2009\02\15@210918 by Bob Ammerman

picon face
> Cheap alarm clocks with LED displays quite often use something like the
> LM8560 chip from Sanyo or Unisonic(UTC). The display is 1/2 multiplexed
> via diodes from the power transformer and an input pin to keep track of
> which one is active. So if you reuse a clock case and its display you
> should reference the data sheet from that chip so you don't go crazy
> trying to reverse engineer it, perhaps while thinking each digit has its
> own common, which would be wrong.
>
> So you'll need about 14-15 segment pins and either 2 common drivers or
> do the diode thing from the transformer.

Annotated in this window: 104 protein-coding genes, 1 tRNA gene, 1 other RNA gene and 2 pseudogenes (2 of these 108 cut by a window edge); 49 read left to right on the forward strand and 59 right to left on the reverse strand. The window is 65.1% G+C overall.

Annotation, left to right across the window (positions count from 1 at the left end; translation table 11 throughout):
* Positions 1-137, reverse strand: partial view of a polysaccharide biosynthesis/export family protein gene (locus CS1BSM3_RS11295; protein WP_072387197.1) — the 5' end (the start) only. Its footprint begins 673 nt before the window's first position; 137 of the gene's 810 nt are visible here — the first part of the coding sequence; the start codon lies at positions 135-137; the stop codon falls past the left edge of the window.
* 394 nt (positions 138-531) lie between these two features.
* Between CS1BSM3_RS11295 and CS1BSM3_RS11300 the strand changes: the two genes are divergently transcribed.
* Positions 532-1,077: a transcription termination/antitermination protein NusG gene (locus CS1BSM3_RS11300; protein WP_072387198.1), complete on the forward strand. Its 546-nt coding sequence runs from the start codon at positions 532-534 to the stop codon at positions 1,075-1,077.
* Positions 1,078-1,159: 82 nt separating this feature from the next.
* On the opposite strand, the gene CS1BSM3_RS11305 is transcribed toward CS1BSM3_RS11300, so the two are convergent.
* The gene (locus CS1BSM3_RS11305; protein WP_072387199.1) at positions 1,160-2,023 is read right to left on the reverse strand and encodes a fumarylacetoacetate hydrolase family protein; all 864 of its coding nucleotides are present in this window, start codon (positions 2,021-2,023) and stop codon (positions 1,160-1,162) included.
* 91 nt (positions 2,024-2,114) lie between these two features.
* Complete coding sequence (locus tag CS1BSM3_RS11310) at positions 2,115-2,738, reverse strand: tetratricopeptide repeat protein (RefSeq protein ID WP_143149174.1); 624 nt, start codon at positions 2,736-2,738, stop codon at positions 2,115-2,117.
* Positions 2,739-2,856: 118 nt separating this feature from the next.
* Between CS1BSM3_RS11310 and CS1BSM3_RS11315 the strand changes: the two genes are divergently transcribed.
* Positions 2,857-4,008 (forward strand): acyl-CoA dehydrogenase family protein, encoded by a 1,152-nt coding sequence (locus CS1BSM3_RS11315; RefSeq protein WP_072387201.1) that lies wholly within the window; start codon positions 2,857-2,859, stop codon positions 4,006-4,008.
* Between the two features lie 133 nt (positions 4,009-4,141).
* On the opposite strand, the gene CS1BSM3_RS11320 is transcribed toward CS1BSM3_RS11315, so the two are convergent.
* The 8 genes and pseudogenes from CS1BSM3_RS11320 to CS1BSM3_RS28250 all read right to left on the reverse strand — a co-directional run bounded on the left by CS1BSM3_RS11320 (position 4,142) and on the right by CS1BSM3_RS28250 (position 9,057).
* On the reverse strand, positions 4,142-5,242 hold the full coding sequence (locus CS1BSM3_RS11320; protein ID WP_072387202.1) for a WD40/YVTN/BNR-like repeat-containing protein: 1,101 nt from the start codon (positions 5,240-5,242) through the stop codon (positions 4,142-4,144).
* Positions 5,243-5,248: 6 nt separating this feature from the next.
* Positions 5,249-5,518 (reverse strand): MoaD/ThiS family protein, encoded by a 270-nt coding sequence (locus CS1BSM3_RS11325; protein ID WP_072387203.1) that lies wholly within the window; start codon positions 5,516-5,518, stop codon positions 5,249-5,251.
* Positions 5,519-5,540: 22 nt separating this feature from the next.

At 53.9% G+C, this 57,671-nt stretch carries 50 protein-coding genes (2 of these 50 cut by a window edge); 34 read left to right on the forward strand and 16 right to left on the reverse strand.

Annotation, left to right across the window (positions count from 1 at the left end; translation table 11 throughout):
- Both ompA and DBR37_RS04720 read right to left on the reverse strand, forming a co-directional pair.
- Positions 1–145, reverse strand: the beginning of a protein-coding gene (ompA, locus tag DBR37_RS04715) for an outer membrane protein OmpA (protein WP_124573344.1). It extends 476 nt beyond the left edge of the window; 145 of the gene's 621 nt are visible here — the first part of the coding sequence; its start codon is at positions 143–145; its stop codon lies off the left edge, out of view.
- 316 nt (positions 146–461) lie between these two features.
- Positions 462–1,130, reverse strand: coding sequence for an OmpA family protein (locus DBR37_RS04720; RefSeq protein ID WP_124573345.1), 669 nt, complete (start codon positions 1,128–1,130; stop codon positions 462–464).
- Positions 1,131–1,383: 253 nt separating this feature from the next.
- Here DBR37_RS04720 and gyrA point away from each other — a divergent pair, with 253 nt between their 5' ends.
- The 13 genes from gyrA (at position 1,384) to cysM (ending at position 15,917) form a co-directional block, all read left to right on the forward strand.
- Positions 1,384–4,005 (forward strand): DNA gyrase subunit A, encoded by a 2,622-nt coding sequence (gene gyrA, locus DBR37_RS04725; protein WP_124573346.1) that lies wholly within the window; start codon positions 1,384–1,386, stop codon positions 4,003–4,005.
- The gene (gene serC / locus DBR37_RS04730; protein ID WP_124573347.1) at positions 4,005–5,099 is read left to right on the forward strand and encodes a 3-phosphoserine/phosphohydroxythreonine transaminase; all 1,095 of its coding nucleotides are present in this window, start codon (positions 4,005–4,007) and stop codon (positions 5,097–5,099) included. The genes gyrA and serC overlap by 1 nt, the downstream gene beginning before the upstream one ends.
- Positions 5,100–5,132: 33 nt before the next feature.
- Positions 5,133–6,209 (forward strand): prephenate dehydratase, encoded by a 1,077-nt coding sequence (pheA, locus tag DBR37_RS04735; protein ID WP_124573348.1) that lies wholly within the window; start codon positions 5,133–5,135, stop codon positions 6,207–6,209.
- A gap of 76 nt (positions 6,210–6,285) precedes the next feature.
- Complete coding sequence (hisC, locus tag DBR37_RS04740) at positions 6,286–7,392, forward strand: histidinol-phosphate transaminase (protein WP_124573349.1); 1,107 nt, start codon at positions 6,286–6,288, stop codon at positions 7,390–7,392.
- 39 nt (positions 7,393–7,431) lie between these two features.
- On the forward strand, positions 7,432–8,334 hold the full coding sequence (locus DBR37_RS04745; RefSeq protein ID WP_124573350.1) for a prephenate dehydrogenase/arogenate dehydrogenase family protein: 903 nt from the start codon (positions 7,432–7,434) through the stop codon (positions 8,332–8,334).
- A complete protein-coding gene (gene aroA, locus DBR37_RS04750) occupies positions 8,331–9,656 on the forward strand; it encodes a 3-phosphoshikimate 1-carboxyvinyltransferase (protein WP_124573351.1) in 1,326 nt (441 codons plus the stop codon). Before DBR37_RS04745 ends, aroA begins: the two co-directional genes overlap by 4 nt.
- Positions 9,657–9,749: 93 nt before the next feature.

>
> Back when I was teaching we got donated a crate of clock chips and
> displays so that's why I know this :)
>
> Cheerful regards,
>
> Bob

Ah, so that was what was going on.

Quite a few years ago I built a central-clock-and-class-bell system for our
church. I bought a bunch of cheap alarm clocks, and replaced the PC board
with my own PIC-based circuit. I really had to do some headscratching to
figure out how the display was multiplexed, and really puzzled over the two
diodes to the transformer. Now it makes a lot more sense. I had figured that
the input from transformer to the clock chip was only to get a 60 Hz time
reference, so I couldn't understand how the display multiplexing was
working.

-- Bob Ammerman
RAm Systems

2009\02\15@213904 by Brent Brown

picon face
{Quote hidden}

Once upon a time here in New Zealand we temporarily disconnected the
transmission lines bewteen our South Island and North Island as an experiment to